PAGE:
I’m still looking for a compelling analysis of this hypothesis.

  • http://scienceblogs.com/gnxp razib

    The hypothesis is that the stress and uncertainty of competitive capitalist society and a weak social safety net drives people toward the comfort and certainty of religion.
    the hypothesis needs is a regression. they present a verbal exposition. and as i said, it may be a necessary condition, but it isn’t sufficient. additionally, several east asian states would argue against your model (they becoming more modern and more “organized” in their religiosity). in any case, it can’t explain a lot of the variation. e.g., estonia & the czech republic aren’t vibrant social democracies, they have strong neo-liberal streaks, but they are the two most secular of european states (along with sweden & france).

  • http://scienceblogs.com/gnxp razib

    to be clear, without a quantitative reckoning there really isn’t much to say besides, “social democracy does seem to correlate with secularism.” to what extent? that needs to be quantified before putting the contingent context into frame.

  • John Franson

    “several east asian states would argue against your model (they becoming more modern and more “organized” in their religiosity)”
    I agree, modernity alone isn’t a predictor of irreligiosity. The U.S. is the prime example of that. What we’re talking about is social democracy and welfare. That’s not the same thing as modernity.
    You make a good point about Estonia and the Czech Republic. What accounts for the low levels of belief there? I’d be interested in seeing the statistics of belief over time for those two countries. And also for Japan: I’ve read that unbelief runs high there, but it’s also my understanding that life there is relatively stressful. That would seem to go against the hypothesis in question.

  • John Emerson

    Estonia and the Czech Republic went through decades of anti-religious propaganda. The Czechs also were forced to live as Catholics despite strong early Protestant tendencies (established Church again).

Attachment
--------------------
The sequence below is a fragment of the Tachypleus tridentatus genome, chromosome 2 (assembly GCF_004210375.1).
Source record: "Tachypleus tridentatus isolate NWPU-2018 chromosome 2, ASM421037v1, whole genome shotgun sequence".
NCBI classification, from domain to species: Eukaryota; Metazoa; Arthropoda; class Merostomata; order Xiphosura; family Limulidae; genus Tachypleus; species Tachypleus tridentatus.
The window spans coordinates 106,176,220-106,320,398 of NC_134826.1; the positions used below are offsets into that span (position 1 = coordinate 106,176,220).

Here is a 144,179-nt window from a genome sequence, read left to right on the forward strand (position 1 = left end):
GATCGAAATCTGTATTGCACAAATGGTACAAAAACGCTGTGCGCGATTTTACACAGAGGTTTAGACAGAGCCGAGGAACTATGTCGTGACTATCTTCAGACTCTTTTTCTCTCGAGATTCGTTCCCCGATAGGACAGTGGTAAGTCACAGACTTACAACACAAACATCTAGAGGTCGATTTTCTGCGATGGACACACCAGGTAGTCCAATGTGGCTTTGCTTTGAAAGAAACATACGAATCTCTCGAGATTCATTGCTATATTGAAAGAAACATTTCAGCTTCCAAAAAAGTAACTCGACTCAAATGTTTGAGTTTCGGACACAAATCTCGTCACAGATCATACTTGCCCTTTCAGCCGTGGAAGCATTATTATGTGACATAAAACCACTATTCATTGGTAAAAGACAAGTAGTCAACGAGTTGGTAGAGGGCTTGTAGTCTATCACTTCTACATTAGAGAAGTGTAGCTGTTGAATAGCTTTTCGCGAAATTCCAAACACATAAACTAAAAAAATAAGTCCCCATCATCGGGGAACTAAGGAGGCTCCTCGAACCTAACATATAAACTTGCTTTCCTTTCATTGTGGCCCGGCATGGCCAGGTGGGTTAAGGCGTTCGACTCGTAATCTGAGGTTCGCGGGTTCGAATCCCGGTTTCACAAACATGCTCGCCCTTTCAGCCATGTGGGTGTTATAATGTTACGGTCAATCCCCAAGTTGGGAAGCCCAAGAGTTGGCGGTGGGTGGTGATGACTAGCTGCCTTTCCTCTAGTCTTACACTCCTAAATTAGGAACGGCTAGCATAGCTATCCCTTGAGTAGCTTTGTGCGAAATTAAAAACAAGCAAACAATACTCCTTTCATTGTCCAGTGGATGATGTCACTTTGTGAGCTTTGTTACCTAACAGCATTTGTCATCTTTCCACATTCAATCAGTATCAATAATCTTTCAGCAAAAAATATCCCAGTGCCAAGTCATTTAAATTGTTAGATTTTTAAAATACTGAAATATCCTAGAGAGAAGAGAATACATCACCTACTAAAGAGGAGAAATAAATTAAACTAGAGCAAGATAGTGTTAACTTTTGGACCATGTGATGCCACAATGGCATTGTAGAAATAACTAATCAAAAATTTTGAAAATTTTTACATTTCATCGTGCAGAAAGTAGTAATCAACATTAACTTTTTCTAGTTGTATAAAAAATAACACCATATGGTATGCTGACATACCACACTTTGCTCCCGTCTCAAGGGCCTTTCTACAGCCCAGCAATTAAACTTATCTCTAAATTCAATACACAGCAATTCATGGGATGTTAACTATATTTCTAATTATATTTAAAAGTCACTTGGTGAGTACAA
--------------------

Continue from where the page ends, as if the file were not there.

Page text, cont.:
My experience has been that strongly secular people are either committed dissidents who expect trouble, or else secure people whose lives are going pretty well. I don’t think of Dawkins, PZ Meyers, or Razib (as far as that goes) to be very likely to understand people whose lives are dominated by desperation, loss, or a sense of wrong. Even atheist dissidents and reformers, despite the troubles they undergo, often or usually come from secure backgrounds (e.g. the stereotypical elite Communist), and often are criticized because they fail to understand the difficult lives of the ordinary people they’re preaching to. Atheism is an option for people who have options, not a refuge for people who feel vulnerable or desperate.

  • omar

    “I don’t think God plays well in Sweden. God sticks pretty close to the Equator.” – John Updike.
    I certainly feel more ‘spiritual’ in warmer climes, well, at least in areas where the sun isn’t blocked by mist, gray cloud and old night most of the time. In forests as well.

  • http://scienceblogs.com/gnxp razib

    Estonia and the Czech Republic went through decades of anti-religious propaganda. The Czechs also were forced to live as Catholics despite strong early Protestant tendencies (established Church again).
    so why are lithuania and the slovak republic so much more